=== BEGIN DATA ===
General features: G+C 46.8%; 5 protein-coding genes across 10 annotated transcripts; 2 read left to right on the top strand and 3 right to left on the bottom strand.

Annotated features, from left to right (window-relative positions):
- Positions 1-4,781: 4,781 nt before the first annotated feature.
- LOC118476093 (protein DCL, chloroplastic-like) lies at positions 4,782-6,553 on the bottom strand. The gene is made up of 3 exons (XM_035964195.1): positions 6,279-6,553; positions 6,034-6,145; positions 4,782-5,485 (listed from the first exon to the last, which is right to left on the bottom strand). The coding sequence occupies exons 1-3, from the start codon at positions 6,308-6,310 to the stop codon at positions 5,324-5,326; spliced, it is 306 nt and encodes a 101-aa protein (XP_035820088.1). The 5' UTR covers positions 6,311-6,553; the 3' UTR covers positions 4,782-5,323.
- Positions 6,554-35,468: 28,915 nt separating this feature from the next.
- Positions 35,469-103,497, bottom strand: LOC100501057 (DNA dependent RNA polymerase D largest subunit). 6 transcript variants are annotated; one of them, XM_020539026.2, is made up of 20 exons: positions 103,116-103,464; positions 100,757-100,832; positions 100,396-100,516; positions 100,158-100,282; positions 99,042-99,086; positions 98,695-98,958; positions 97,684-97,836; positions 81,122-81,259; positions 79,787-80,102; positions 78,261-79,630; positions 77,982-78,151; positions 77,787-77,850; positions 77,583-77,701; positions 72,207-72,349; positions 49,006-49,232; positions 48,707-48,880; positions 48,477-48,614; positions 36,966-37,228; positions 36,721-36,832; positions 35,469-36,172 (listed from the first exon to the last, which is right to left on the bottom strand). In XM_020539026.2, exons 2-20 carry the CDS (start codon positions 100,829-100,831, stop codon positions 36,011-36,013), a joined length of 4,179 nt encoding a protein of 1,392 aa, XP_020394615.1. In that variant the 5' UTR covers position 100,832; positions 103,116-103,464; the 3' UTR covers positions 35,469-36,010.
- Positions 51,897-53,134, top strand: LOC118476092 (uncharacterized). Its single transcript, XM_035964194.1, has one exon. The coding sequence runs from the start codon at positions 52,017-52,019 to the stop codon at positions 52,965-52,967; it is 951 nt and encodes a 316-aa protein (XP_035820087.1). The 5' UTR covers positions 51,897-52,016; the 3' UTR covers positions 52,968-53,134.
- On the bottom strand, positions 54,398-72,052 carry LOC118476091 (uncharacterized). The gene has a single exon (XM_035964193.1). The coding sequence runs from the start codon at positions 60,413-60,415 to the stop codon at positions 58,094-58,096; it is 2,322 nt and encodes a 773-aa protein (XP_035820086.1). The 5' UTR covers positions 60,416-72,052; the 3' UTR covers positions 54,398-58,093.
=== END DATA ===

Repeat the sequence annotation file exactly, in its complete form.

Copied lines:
General features: G+C 46.8%; 5 protein-coding genes across 10 annotated transcripts; 2 read left to right on the top strand and 3 right to left on the bottom strand.

Annotated features, from left to right (window-relative positions):
- Positions 1-4,781: 4,781 nt before the first annotated feature.
- LOC118476093 (protein DCL, chloroplastic-like) lies at positions 4,782-6,553 on the bottom strand. The gene is made up of 3 exons (XM_035964195.1): positions 6,279-6,553; positions 6,034-6,145; positions 4,782-5,485 (listed from the first exon to the last, which is right to left on the bottom strand). The coding sequence occupies exons 1-3, from the start codon at positions 6,308-6,310 to the stop codon at positions 5,324-5,326; spliced, it is 306 nt and encodes a 101-aa protein (XP_035820088.1). The 5' UTR covers positions 6,311-6,553; the 3' UTR covers positions 4,782-5,323.
- Positions 6,554-35,468: 28,915 nt separating this feature from the next.
- Positions 35,469-103,497, bottom strand: LOC100501057 (DNA dependent RNA polymerase D largest subunit). 6 transcript variants are annotated; one of them, XM_020539026.2, is made up of 20 exons: positions 103,116-103,464; positions 100,757-100,832; positions 100,396-100,516; positions 100,158-100,282; positions 99,042-99,086; positions 98,695-98,958; positions 97,684-97,836; positions 81,122-81,259; positions 79,787-80,102; positions 78,261-79,630; positions 77,982-78,151; positions 77,787-77,850; positions 77,583-77,701; positions 72,207-72,349; positions 49,006-49,232; positions 48,707-48,880; positions 48,477-48,614; positions 36,966-37,228; positions 36,721-36,832; positions 35,469-36,172 (listed from the first exon to the last, which is right to left on the bottom strand). In XM_020539026.2, exons 2-20 carry the CDS (start codon positions 100,829-100,831, stop codon positions 36,011-36,013), a joined length of 4,179 nt encoding a protein of 1,392 aa, XP_020394615.1. In that variant the 5' UTR covers position 100,832; positions 103,116-103,464; the 3' UTR covers positions 35,469-36,010.
- Positions 51,897-53,134, top strand: LOC118476092 (uncharacterized). Its single transcript, XM_035964194.1, has one exon. The coding sequence runs from the start codon at positions 52,017-52,019 to the stop codon at positions 52,965-52,967; it is 951 nt and encodes a 316-aa protein (XP_035820087.1). The 5' UTR covers positions 51,897-52,016; the 3' UTR covers positions 52,968-53,134.
- On the bottom strand, positions 54,398-72,052 carry LOC118476091 (uncharacterized). The gene has a single exon (XM_035964193.1). The coding sequence runs from the start codon at positions 60,413-60,415 to the stop codon at positions 58,094-58,096; it is 2,322 nt and encodes a 773-aa protein (XP_035820086.1). The 5' UTR covers positions 60,416-72,052; the 3' UTR covers positions 54,398-58,093.